20-06-24 trout courtesy@ WF.jpg

Volunteers with Trout Unlimited net fish as part of a rescue operation near Bellevue last week.

The local Hemingway chapter of Trout Unlimited relocated 1,055 trout upstream into the Big Wood River last Tuesday after discovering a nearly dried-up section of the river south of Bellevue.

The rescue operation—led by chapter President and Hailey resident Ed Northen—used a trailer with a water tank to transport trout to a section of the Big Wood River along Broadford Road.

Since 2008, Northen and fellow Trout Unlimited volunteers have rescued tens of thousands of rainbow and brown trout trapped in canals below the Glendale diversion. The Hailey-based chapter has rescued about 60,000 fish over the past 12 years, he said, averaging about 5,000 per year.

“That’s a conservative estimate,” he said. “And we’re just rescuing a small portion of the fish that are trapped.”

The water level at the stretch of river where Northen and seven other volunteers stationed themselves last week had dipped dangerously low due to recent dewatering activity for irrigation, he said. Most of the fish they saved were wild rainbow trout, along with a few dace and Wood River sculpin.

“We rescued a mix of juvenile and mature trout, some over 18 inches. Within two hours of arrival, literally all water had evaporated from this area,” he said.

Northen said in years with higher river flows, the Big Wood Canal Co. is able to divert more water into its system of canals. But when it becomes evident that there’s not enough water for those with senior water rights, irrigation systems are shut off.

“Because diversion [points] along the river don’t have fish screens on them, the fish get entrained down into the canals,” he said. Low water levels, warming water temperatures and plant growth then lead to a depletion of oxygen.

When Northen receives word from a rancher or water manager about an evaporating canal or section of the Big Wood River, the Trout Unlimited chapter quickly mobilizes. A 300-gallon water tank on a trailer—complete with its own oxygenation system, bubbler and flow meter—is retrieved from a storage unit, filled and driven to the rescue site.

“We use a large net to gather fish, place them in five-gallon buckets and get them into oxygenated water in the tank very quickly. That allows us to rescue a lot of fish at a time,” Northen explained. “Then, we drive north to the lower Broadford Road bridge, open the [tank] gate and let the fish out into the river. We don’t want them swimming back into the canals.”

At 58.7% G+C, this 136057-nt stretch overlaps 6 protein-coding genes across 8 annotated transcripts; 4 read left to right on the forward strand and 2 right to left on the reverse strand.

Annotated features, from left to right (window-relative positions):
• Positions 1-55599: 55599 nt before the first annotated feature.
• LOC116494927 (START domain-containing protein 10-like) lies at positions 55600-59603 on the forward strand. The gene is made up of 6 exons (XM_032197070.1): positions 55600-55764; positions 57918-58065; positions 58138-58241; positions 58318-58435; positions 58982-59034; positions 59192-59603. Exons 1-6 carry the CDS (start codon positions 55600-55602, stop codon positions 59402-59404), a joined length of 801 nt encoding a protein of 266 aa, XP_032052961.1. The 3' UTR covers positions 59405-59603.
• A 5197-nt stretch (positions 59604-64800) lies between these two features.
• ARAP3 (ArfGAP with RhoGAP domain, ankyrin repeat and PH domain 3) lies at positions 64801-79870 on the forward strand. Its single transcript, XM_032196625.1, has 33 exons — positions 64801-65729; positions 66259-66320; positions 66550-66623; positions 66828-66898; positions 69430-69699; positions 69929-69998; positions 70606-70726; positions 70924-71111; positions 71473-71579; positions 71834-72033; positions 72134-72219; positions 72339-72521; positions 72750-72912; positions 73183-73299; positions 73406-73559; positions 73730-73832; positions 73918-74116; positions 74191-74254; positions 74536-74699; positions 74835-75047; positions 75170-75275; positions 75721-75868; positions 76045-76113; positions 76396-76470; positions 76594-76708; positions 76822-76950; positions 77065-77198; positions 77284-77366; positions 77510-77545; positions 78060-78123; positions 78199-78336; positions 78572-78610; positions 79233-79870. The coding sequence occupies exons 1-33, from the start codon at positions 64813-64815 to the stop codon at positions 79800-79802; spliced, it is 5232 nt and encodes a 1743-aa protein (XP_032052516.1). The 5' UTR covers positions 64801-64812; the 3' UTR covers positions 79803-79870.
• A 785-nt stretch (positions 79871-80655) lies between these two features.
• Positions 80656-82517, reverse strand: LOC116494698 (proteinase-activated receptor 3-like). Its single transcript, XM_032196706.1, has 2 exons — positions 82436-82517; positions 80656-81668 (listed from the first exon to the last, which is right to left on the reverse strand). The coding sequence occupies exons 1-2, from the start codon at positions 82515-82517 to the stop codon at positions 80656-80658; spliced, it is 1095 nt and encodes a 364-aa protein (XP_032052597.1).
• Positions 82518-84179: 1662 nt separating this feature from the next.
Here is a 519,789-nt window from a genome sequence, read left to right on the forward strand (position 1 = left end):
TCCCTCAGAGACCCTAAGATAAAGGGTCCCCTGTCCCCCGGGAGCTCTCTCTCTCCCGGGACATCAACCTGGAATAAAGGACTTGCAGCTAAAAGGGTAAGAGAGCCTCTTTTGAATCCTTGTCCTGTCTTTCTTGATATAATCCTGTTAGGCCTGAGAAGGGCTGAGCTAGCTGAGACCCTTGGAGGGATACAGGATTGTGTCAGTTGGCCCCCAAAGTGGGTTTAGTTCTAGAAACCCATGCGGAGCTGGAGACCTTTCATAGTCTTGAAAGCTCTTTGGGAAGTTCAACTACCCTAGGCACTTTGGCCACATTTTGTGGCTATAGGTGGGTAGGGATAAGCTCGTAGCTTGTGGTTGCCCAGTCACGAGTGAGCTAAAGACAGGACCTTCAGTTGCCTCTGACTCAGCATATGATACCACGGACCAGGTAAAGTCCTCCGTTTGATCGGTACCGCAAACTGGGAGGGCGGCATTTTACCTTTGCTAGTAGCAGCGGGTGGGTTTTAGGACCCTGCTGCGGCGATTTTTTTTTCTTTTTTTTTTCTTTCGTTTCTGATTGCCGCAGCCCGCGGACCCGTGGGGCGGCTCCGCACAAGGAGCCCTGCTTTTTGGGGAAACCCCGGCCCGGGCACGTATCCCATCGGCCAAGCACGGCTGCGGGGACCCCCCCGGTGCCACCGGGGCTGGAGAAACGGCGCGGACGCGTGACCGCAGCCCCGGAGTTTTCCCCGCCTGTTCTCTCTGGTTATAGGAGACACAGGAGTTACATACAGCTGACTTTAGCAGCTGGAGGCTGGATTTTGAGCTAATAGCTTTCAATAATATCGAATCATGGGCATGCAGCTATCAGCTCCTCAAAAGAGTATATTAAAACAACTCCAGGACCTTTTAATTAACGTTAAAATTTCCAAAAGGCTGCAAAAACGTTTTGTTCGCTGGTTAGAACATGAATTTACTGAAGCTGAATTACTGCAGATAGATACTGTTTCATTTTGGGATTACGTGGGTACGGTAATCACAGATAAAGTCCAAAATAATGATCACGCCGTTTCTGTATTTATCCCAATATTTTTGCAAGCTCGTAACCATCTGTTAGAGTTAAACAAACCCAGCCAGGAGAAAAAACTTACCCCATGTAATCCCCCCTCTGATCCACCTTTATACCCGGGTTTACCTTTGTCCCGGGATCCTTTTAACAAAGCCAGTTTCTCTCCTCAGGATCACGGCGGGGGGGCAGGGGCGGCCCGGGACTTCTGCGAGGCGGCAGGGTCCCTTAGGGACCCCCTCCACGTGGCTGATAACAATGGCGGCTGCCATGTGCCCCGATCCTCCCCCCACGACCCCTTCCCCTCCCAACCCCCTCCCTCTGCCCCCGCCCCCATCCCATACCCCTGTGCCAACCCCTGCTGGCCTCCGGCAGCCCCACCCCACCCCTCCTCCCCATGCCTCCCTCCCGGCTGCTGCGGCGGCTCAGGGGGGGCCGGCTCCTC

Due to limited water availability this year, Northen anticipates a shorter irrigation season with early canal closures. He also expects the Idaho Department of Fish and Game to initiate a trout salvage for the Big Wood River south of Magic Reservoir, meaning people would be able to net as many ill-fated fish as they want.

“In high-water seasons, trout survival is better because they have the option to migrate to deeper, cooler pools. But in low-water seasons when the water is shut off, they can’t access those areas,” he said.

According to U.S. Geological Survey data, the Big Wood River has experienced record low flows this month—a factor that may be accelerating evaporation. From June 8-17, the Lions Park gauge site in Hailey recorded an average flow rate of about 537 cubic feet per second, well below the average for that time period of 1,585 cfs. Farther north in Ketchum, the Big Wood River hit its lowest-ever recorded flows for those 10 days; the previous low-flow records for June 8-17 were set in 1966 and 2013, USGS data show.

Northen, an avid fly fisherman, said installing fish screens at diversion points or shutting off water more gradually could dramatically boost fish survival—but those changes are costly to implement.

“The Big Wood River is a very resilient fishery. It’s amazing how well trout have survived, given the circumstances,” he said. “But if we could work with water users on reducing irrigation demand and collaborate more closely with the [Big Wood] canal company, we could see a world-class fishery.”

A subsequent Trout Unlimited rescue project near Gannet Road is planned for this week, Northen said, and further relocation efforts will continue until fall.

“It’s troubling to see trout end up in hot water and die, especially when you have the opportunity to relocate them,” he said. “Dewatering, unfortunately, has occurred for decades.”

In an interview last week, Fish and Game spokesman Terry Thompson stressed that it’s illegal to transport live fish without a permit due to the possibility of spreading disease across water bodies. That goes for even well-intentioned efforts to relocate trapped fish after water is diverted or turned off, he said, and Trout Unlimited is able to carry out its projects only because it has the necessary permitting.

Anyone interested in volunteering with Trout Unlimited on future trout-rescue projects can contact the Hemingway chapter at hemingwaytu@me.org.

Email the writer: ejones@mtexpress.com

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